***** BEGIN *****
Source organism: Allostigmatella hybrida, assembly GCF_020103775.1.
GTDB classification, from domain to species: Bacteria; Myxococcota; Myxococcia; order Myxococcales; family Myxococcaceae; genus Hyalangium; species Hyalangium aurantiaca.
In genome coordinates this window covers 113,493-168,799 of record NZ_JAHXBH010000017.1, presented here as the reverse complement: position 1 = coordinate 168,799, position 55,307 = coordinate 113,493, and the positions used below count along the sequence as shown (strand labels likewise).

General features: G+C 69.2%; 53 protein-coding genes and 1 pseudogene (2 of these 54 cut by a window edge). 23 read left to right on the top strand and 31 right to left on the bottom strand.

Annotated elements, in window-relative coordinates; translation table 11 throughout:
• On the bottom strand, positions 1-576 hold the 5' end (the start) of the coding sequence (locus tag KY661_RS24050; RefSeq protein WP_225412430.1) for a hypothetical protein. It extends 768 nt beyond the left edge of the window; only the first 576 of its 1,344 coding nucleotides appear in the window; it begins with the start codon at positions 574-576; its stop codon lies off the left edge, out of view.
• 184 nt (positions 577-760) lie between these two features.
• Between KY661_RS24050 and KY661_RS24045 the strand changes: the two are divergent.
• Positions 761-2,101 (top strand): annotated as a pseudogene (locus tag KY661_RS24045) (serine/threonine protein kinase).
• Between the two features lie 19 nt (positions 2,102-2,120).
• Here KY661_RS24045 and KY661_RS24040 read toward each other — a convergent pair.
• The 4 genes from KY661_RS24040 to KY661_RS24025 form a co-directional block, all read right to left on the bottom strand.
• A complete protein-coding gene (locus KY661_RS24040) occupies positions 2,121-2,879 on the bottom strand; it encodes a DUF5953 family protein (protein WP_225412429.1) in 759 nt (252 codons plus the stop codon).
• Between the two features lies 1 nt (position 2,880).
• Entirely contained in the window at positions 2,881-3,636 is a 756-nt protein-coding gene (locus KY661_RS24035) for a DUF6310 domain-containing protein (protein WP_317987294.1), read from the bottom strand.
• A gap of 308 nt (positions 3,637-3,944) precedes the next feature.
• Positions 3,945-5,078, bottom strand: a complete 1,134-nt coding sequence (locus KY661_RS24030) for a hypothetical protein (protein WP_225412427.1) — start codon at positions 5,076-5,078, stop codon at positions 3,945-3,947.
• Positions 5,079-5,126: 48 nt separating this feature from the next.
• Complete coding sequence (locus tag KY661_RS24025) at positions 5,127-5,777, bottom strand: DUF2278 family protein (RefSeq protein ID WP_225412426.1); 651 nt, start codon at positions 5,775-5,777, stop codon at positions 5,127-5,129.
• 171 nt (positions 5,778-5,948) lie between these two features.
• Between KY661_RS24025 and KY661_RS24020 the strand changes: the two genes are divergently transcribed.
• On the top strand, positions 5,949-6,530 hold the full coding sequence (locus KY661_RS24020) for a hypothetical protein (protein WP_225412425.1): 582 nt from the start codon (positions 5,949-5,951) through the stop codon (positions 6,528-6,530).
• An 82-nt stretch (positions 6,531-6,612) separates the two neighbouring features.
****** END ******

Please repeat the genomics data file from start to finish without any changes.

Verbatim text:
Source organism: Allostigmatella hybrida, assembly GCF_020103775.1.
GTDB classification, from domain to species: Bacteria; Myxococcota; Myxococcia; order Myxococcales; family Myxococcaceae; genus Hyalangium; species Hyalangium aurantiaca.
In genome coordinates this window covers 113,493-168,799 of record NZ_JAHXBH010000017.1, presented here as the reverse complement: position 1 = coordinate 168,799, position 55,307 = coordinate 113,493, and the positions used below count along the sequence as shown (strand labels likewise).

General features: G+C 69.2%; 53 protein-coding genes and 1 pseudogene (2 of these 54 cut by a window edge). 23 read left to right on the top strand and 31 right to left on the bottom strand.

Annotated elements, in window-relative coordinates; translation table 11 throughout:
• On the bottom strand, positions 1-576 hold the 5' end (the start) of the coding sequence (locus tag KY661_RS24050; RefSeq protein WP_225412430.1) for a hypothetical protein. It extends 768 nt beyond the left edge of the window; only the first 576 of its 1,344 coding nucleotides appear in the window; it begins with the start codon at positions 574-576; its stop codon lies off the left edge, out of view.
• 184 nt (positions 577-760) lie between these two features.
• Between KY661_RS24050 and KY661_RS24045 the strand changes: the two are divergent.
• Positions 761-2,101 (top strand): annotated as a pseudogene (locus tag KY661_RS24045) (serine/threonine protein kinase).
• Between the two features lie 19 nt (positions 2,102-2,120).
• Here KY661_RS24045 and KY661_RS24040 read toward each other — a convergent pair.
• The 4 genes from KY661_RS24040 to KY661_RS24025 form a co-directional block, all read right to left on the bottom strand.
• A complete protein-coding gene (locus KY661_RS24040) occupies positions 2,121-2,879 on the bottom strand; it encodes a DUF5953 family protein (protein WP_225412429.1) in 759 nt (252 codons plus the stop codon).
• Between the two features lies 1 nt (position 2,880).
• Entirely contained in the window at positions 2,881-3,636 is a 756-nt protein-coding gene (locus KY661_RS24035) for a DUF6310 domain-containing protein (protein WP_317987294.1), read from the bottom strand.
• A gap of 308 nt (positions 3,637-3,944) precedes the next feature.
• Positions 3,945-5,078, bottom strand: a complete 1,134-nt coding sequence (locus KY661_RS24030) for a hypothetical protein (protein WP_225412427.1) — start codon at positions 5,076-5,078, stop codon at positions 3,945-3,947.
• Positions 5,079-5,126: 48 nt separating this feature from the next.
• Complete coding sequence (locus tag KY661_RS24025) at positions 5,127-5,777, bottom strand: DUF2278 family protein (RefSeq protein ID WP_225412426.1); 651 nt, start codon at positions 5,775-5,777, stop codon at positions 5,127-5,129.
• 171 nt (positions 5,778-5,948) lie between these two features.
• Between KY661_RS24025 and KY661_RS24020 the strand changes: the two genes are divergently transcribed.
• On the top strand, positions 5,949-6,530 hold the full coding sequence (locus KY661_RS24020) for a hypothetical protein (protein WP_225412425.1): 582 nt from the start codon (positions 5,949-5,951) through the stop codon (positions 6,528-6,530).
• An 82-nt stretch (positions 6,531-6,612) separates the two neighbouring features.